The Youth and the Nation
June 7, 2009
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Harry H. Moore’s The Youth and the Nation (1917) is a reformist tract which attempts to “enlist” young men in the fight against social problems such as disease, “feeble-mindedness,” juvenile delinquency and crime, “the evils of immigration” (which include “the utter failure… to Americanize [the] foreign-born population”), “commercialized prostitution,” “liquor and the saloon,” “the disasters of industry,” “child labor,” “women in industry,” unemployment, “rural poverty,” “poverty in the city,” “the luxury and extravagance of the rich,” and “the inequitable distribution of wealth.” All of those issues number among the most pressing concerns of Reformers in their quest to rationalize and improve social life in the United States through a combination of the principle of efficiency, which had already transformed the economy, and a middle class sense of morality deeply influenced by Christian theology.
In today’s sclerotic political environment it seems likely that Moore would be castigated as a “socialist” by post-conservative pundits. In his own day, Moore’s views were shared by many people who had witnessed first hand the devastating consequences of laissez-faire capitalism. Recall that at the turn into the 20th century the bloated corpse of a horse lying by the street, children with fingers or limbs amputated by industrial accidents begging for food, or impoverished old men and women scavenging for scraps to sell to the rag and bone shop were common sights in the larger cities. Civilization itself seemed to be in decline. The massive uptick in productivity characteristic of the Machine Age, and the rise of the United States as an industrial power in general, brought with them scenes of abnegation that shocked European visitors such as Charles Dickens and Knut Hamsun.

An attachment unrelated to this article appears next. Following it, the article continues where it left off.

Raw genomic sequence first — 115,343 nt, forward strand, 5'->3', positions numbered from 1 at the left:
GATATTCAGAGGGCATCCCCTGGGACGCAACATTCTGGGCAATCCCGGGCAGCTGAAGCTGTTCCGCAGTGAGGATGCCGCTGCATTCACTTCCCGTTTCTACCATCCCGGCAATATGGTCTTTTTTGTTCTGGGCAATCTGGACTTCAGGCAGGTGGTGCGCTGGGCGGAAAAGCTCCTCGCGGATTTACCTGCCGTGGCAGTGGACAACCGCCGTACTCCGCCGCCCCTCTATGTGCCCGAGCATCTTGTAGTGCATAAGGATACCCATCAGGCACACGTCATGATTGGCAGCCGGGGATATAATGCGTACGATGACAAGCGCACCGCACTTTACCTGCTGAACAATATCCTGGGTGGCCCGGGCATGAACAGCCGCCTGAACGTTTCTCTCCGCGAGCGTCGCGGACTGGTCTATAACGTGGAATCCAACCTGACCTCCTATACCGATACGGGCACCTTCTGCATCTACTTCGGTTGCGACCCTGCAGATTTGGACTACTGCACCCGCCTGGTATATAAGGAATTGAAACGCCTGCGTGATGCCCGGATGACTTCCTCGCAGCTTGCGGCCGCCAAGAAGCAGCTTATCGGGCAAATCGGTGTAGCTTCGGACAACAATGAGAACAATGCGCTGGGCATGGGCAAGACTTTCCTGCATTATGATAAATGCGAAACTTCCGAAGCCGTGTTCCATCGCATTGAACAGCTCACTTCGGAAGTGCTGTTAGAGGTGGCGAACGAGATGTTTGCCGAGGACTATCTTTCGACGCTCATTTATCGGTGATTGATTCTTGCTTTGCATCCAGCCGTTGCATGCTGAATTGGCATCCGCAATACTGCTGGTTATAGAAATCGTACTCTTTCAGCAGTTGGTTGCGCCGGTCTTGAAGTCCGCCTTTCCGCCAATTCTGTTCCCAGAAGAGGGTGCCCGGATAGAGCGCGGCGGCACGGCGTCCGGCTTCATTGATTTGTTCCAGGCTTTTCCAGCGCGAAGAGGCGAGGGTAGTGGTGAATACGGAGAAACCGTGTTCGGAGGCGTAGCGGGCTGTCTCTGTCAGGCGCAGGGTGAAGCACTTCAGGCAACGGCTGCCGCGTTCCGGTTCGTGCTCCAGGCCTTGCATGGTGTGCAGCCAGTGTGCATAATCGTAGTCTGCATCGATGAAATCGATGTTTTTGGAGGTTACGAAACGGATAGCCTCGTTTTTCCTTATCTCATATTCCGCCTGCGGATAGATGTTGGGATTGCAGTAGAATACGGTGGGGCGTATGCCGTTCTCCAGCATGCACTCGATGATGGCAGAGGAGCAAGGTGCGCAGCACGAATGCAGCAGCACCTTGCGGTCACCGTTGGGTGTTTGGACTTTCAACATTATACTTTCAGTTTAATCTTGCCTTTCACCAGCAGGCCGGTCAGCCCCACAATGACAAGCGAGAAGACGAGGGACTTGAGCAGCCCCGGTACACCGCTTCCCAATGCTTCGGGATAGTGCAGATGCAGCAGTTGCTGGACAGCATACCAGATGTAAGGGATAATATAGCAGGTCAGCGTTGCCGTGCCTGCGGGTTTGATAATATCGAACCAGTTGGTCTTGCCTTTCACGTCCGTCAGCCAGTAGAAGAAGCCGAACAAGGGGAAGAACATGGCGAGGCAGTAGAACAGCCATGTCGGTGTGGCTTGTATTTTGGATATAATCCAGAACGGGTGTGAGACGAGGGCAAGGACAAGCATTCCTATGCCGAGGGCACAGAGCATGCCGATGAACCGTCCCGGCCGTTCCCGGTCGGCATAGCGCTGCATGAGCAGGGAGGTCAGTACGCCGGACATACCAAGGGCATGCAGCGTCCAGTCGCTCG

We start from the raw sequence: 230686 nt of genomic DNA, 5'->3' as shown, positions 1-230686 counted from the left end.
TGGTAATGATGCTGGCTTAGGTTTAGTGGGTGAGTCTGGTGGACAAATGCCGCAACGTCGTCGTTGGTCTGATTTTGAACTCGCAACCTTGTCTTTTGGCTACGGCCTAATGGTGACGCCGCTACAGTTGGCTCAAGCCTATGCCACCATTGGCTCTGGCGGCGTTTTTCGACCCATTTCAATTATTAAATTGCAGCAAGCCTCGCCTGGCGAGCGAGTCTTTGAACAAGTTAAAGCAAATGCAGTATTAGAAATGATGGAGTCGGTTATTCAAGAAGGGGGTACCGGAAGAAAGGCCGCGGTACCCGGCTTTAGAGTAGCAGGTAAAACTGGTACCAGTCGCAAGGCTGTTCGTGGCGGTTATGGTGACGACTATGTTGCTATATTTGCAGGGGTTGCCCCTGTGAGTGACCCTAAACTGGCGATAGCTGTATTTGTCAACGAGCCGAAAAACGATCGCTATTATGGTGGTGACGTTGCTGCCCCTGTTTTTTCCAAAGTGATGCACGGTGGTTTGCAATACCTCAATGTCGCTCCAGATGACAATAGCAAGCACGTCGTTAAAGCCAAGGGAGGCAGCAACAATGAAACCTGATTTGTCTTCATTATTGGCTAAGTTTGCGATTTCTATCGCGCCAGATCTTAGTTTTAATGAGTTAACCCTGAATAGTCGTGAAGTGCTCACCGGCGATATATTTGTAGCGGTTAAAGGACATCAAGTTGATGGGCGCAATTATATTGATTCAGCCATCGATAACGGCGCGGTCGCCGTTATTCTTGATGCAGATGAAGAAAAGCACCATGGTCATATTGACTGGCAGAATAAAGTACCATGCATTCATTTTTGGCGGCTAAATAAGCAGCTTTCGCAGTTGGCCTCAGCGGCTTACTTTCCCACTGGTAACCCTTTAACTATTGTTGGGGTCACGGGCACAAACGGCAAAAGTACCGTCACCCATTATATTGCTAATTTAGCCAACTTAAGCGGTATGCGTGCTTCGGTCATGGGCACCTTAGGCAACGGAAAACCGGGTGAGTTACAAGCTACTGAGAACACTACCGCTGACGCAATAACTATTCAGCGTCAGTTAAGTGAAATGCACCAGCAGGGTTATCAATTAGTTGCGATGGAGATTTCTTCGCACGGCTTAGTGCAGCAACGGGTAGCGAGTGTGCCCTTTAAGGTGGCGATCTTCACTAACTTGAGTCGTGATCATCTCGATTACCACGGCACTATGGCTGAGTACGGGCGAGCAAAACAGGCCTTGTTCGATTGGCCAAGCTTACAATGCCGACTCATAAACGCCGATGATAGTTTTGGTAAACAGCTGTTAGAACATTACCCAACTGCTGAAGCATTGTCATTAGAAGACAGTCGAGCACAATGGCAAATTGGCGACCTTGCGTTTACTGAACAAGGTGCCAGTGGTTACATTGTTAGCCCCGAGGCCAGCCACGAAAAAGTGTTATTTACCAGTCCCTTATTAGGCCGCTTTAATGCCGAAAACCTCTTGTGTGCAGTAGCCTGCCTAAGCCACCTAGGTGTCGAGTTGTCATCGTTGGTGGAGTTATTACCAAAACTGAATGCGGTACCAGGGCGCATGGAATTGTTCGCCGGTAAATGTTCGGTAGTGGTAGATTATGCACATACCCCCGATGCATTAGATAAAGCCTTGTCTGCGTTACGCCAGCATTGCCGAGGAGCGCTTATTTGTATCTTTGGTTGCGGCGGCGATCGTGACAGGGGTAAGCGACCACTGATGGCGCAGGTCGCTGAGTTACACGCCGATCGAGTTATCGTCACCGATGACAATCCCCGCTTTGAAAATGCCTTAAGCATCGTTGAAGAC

Here was a sort of industrialized barbarism, one in which the bottom tenth of society– what was at the time called “the residuum”– was left to vegetate in the tenements, to scrape by as best they could. Such immiseration– or proletarianization, to use a marxist term– was held to be the fault of its victims. Defective character, the champions of this most exploitative form of capitalism argued, or perhaps the hereditary consequences of deviancy transmitted across generations via “gemmules” seeding the blood, were responsible for social ills. It was against such claims, and with a solid conviction that they system could be redeemed, that people such as Harry Moore, Charles Loring Brace, Jane Addams and many others called for reform.